It may be exaggerated to speak of a current rush of concert-giving cello soloists. In any case, however, young and youngest cellists of female or male sex are to be found as soloists in cello concertos from Boccherini and Haydn, through Schumann and Dvořák, to Elgar and Shostakovich. A few decades ago, cellists were almost without exception male sex and more advanced age, apart from the exceptional cellist Jacqueline du Pré, who brought fresh wind into the somewhat dusted cello-scene, which wind is still driving the wild young one’s playing the cello. Marc Coppey, with his 47 years, is not one of them anymore. Born in Alsace, Strasbourg, home to many famous musicians, such as the violinist and conductor Charles Munch who came from a musical dynasty, he made a name for himself as the winner of the Bach competition in Leipzig at just 18 years. After that, he successfully climbed the steep career. Today, Marc Coppey is at home on the world's most famous concert stages as a soloist, but also as a chamber musician, with pianists such as Maria-João Pires, Stephen Kovacevich, Nicholas Angelich, Aleksandar Madzar, Michel Beroff and Victoria Mulloway, and for five years as a Cellist of the Ysaÿe Quartet.
At the Berlin seated label audite, an album with Dvořák's Cello Concerto, his Adagio “Klid” and Bloch's Schelomo was released just now. The Dvořák concerto is for the cellists what the Tchaikovsky No. 1 is for pianists: a war horse a cellist must have in his repertoire, and which like the Tchaikovsky concert is not far from being near being ridden to death. At best, a classical approach far from a superficial, fidgety show can counteract the immediate death of this per se marvelous composition. Mark Coppey exactly follows this path with a seamless, full tone, rather restrained vibrato and unagitated calm phrasing, which prefers the overview of the whole and the focused view of the coming to hectic heated mood changes and romantically enthralled navel show. No, this approach does not transport well-maintained boredom. Rather, it provides structural insight and opens insights into a work that must by no means rarely is used as a vehicle for exhibitionism. A soloist such as Marc Coppey, who prefers to retreat behind the composition, and thus unrestrainedly exploits its effect, is rather rare in the concert business and reminiscent of the great cellist Emanuel Feuermann. The cello-concerto of Dvořák echoes in his Adagio 'Klid' (Waldesruhe), which is as affectionately presented by the cellist as the concerto.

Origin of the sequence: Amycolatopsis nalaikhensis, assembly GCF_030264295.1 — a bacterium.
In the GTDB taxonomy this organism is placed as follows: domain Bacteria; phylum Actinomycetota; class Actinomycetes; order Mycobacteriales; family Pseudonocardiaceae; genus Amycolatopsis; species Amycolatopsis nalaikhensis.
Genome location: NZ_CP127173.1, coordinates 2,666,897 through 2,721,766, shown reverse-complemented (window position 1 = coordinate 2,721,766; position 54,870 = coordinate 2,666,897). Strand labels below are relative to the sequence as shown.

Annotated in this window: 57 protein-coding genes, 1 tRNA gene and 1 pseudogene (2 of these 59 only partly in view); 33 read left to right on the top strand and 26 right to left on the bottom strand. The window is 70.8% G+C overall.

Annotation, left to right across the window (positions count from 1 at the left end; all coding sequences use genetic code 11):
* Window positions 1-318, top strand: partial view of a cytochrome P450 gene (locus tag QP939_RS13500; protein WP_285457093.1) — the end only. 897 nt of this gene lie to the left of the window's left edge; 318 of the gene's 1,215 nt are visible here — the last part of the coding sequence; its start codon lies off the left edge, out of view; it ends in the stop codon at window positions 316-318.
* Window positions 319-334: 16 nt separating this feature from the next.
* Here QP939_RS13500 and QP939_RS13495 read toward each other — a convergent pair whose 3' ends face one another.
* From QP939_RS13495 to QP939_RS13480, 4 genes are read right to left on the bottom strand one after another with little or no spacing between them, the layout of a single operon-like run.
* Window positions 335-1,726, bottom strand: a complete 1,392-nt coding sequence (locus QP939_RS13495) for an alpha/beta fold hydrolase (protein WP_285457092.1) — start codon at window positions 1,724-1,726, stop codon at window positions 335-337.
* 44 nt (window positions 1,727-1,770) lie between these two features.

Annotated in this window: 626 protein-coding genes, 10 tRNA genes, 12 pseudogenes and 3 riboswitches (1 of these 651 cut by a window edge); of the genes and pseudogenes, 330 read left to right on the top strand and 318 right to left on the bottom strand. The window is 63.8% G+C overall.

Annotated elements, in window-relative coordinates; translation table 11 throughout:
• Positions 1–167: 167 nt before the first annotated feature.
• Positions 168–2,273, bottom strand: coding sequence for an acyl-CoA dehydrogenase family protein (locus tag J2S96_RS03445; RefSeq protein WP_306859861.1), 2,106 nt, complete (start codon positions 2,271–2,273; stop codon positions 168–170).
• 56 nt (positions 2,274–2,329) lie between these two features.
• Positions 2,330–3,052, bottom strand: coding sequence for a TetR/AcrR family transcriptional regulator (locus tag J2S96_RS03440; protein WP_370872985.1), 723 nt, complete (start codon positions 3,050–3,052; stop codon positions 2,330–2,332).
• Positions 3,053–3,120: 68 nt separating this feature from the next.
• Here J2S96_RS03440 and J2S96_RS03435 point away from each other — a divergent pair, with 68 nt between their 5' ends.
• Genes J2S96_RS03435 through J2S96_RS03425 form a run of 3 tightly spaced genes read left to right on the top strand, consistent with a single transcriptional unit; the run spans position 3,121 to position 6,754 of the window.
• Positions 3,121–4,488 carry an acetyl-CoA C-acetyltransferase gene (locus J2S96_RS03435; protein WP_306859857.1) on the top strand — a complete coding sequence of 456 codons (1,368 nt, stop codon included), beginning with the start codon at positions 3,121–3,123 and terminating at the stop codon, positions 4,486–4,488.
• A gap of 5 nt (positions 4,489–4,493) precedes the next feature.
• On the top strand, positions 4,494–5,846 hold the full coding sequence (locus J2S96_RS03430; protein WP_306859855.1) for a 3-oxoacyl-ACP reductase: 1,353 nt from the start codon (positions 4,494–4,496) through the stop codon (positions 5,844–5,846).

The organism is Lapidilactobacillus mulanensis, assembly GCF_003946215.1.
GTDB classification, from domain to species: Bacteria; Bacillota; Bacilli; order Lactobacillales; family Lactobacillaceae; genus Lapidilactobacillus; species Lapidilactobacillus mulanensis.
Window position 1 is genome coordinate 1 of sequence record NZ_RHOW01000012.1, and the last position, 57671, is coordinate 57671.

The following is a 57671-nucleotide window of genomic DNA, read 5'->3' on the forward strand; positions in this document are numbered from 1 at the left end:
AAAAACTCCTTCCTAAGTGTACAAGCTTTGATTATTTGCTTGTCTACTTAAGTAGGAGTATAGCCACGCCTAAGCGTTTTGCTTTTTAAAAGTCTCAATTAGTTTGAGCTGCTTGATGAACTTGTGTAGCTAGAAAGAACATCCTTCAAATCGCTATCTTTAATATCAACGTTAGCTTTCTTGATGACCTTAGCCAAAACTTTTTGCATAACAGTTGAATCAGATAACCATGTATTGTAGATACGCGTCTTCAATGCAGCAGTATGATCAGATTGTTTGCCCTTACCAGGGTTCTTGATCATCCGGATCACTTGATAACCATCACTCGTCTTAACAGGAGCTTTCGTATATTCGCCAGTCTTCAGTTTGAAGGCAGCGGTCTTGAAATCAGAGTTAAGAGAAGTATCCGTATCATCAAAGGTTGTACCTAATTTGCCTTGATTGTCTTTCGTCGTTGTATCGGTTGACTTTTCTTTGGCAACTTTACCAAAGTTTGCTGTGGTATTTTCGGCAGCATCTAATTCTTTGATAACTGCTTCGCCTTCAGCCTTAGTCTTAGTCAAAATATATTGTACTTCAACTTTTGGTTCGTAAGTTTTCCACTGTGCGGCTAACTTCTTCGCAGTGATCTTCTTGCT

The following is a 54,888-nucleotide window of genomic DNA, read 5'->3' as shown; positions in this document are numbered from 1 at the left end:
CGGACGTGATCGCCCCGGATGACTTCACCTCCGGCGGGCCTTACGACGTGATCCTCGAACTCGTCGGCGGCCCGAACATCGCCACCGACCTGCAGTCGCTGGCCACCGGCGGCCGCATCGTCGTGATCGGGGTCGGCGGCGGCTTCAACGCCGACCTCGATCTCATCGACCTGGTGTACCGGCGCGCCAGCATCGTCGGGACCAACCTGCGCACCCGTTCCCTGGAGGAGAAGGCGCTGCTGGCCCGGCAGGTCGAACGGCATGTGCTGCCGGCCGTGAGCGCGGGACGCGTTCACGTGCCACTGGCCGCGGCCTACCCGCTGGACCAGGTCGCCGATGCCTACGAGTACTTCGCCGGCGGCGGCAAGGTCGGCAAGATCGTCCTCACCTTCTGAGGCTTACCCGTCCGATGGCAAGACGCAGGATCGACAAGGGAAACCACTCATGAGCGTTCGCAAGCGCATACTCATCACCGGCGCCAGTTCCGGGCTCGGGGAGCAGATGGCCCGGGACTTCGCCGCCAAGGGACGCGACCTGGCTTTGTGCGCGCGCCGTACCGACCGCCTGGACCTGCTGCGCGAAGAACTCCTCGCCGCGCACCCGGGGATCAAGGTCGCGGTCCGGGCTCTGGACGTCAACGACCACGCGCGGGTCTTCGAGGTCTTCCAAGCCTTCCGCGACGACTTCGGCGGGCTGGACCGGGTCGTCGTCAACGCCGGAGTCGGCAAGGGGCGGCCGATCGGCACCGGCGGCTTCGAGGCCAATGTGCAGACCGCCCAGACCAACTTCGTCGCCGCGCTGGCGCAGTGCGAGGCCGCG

Not much less prominent in the cello literature, but not so frequently performed as the Dvořák concerto, is the "Rhapsody hébraïque pour violoncelle et grand orchestre", alias Schelomo, whose melancholic, sometimes majestic basic moods are a striking counterpoint to the natural-minded mood of the Dvořák concerto full of zest of life. In “Schelomo” Marc Coppey successfully cares for the in the best sense rather sober approach he brings to the Dvořák concerto. Kirill Karabits, the conductor of the DSO, like-mindedly is at his disposal, supporting the fine cello singing with a very inspired orchestra.
The excellent recording technique this album has been created, is customary practice for audite and it is particularly effective in the form of the present high-resolution download.
Marc Coppey, cello
Deutsches Symphonie-Orchester Berlin
Kirill Karabits, conductor